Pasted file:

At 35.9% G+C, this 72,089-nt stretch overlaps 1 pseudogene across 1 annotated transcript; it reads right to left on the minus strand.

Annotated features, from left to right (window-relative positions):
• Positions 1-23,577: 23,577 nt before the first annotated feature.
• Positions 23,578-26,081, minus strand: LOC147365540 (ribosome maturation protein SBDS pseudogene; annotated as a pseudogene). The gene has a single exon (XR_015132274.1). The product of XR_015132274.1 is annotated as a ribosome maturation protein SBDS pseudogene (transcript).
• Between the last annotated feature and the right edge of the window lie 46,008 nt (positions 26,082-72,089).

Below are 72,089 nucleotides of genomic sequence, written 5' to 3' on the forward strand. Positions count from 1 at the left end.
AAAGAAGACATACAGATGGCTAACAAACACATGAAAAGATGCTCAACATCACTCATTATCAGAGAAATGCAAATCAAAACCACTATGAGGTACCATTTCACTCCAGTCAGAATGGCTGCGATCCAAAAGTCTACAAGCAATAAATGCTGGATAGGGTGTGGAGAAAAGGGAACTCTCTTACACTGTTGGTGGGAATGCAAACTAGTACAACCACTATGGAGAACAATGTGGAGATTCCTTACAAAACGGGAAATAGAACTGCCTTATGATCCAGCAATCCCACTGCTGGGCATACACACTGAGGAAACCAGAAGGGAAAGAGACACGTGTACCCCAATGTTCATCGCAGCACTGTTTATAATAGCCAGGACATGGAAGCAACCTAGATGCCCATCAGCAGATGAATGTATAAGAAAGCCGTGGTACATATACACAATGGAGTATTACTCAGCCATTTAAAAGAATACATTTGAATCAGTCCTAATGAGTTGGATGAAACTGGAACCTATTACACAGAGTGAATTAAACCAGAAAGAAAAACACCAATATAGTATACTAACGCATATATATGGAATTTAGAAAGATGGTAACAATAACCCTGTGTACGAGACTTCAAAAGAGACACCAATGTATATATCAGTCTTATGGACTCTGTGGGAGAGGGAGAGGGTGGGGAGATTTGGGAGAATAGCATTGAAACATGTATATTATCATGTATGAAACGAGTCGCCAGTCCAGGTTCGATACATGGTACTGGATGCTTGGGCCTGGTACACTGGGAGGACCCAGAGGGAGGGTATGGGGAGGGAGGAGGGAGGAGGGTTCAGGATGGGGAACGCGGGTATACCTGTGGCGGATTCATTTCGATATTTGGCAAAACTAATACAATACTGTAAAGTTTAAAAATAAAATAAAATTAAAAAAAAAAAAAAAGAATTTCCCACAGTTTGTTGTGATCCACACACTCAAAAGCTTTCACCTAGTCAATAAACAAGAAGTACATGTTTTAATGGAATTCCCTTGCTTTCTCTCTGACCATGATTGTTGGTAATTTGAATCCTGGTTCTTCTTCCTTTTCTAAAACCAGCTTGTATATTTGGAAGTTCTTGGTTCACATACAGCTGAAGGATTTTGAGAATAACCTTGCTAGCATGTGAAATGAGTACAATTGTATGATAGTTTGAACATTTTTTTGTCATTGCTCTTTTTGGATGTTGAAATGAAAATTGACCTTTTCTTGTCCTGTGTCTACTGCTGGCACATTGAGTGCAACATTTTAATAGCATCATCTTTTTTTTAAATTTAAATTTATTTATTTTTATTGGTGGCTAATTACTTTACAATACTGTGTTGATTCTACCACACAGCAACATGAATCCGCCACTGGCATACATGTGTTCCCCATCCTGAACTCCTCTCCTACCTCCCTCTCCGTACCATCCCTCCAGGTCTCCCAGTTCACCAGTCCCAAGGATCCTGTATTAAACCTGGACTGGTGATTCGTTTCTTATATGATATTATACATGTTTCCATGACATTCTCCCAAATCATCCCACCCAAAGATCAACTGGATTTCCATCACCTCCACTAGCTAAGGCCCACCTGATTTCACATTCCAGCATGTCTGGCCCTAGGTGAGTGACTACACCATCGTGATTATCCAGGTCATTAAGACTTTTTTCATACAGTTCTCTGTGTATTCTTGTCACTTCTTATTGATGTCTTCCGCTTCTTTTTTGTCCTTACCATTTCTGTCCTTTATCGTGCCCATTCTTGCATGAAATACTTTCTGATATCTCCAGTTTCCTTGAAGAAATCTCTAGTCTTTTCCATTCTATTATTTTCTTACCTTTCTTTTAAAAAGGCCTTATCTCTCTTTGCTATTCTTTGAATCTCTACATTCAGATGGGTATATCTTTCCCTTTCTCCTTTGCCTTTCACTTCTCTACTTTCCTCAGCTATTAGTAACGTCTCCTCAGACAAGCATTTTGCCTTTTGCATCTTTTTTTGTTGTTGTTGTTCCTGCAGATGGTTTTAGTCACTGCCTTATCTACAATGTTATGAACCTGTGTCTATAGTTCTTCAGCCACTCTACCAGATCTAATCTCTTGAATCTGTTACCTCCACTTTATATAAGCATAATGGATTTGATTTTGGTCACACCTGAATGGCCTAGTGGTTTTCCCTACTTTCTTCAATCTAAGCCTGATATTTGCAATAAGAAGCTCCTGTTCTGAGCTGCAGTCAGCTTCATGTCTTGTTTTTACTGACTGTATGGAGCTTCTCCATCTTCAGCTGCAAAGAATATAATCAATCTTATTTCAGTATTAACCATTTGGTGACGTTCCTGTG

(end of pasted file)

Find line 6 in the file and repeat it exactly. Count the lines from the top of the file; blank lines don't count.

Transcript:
Below are 72,089 nucleotides of genomic sequence, written 5' to 3' on the forward strand. Positions count from 1 at the left end.